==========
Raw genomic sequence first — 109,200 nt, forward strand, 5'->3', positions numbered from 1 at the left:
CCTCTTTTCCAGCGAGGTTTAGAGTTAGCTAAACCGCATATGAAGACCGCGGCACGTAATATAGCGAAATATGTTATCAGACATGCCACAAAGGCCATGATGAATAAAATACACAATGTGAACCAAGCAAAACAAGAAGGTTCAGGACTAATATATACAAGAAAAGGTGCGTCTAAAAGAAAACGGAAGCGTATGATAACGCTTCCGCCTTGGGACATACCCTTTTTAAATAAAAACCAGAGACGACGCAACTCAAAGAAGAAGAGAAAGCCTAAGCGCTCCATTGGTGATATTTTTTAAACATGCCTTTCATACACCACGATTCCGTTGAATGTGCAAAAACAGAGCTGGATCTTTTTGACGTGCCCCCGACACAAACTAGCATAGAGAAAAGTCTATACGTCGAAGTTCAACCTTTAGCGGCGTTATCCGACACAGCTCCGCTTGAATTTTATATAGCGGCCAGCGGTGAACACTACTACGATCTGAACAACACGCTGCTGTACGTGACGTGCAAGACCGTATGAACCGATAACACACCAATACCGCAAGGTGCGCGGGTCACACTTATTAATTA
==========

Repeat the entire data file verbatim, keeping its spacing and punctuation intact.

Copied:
Raw genomic sequence first — 109,200 nt, forward strand, 5'->3', positions numbered from 1 at the left:
CCTCTTTTCCAGCGAGGTTTAGAGTTAGCTAAACCGCATATGAAGACCGCGGCACGTAATATAGCGAAATATGTTATCAGACATGCCACAAAGGCCATGATGAATAAAATACACAATGTGAACCAAGCAAAACAAGAAGGTTCAGGACTAATATATACAAGAAAAGGTGCGTCTAAAAGAAAACGGAAGCGTATGATAACGCTTCCGCCTTGGGACATACCCTTTTTAAATAAAAACCAGAGACGACGCAACTCAAAGAAGAAGAGAAAGCCTAAGCGCTCCATTGGTGATATTTTTTAAACATGCCTTTCATACACCACGATTCCGTTGAATGTGCAAAAACAGAGCTGGATCTTTTTGACGTGCCCCCGACACAAACTAGCATAGAGAAAAGTCTATACGTCGAAGTTCAACCTTTAGCGGCGTTATCCGACACAGCTCCGCTTGAATTTTATATAGCGGCCAGCGGTGAACACTACTACGATCTGAACAACACGCTGCTGTACGTGACGTGCAAGACCGTATGAACCGATAACACACCAATACCGCAAGGTGCGCGGGTCACACTTATTAATTA